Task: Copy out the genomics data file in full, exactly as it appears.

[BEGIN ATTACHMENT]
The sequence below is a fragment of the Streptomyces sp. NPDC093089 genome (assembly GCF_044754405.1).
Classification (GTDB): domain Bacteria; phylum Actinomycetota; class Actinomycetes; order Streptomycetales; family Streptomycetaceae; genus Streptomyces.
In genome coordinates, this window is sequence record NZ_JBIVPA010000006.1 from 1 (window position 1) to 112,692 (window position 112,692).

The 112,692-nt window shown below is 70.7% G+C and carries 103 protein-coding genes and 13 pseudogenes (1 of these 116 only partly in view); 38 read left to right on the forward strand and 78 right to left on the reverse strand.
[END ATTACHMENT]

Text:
The sequence below is a fragment of the Streptomyces sp. NPDC093089 genome (assembly GCF_044754405.1).
Classification (GTDB): domain Bacteria; phylum Actinomycetota; class Actinomycetes; order Streptomycetales; family Streptomycetaceae; genus Streptomyces.
In genome coordinates, this window is sequence record NZ_JBIVPA010000006.1 from 1 (window position 1) to 112,692 (window position 112,692).

The 112,692-nt window shown below is 70.7% G+C and carries 103 protein-coding genes and 13 pseudogenes (1 of these 116 only partly in view); 38 read left to right on the forward strand and 78 right to left on the reverse strand.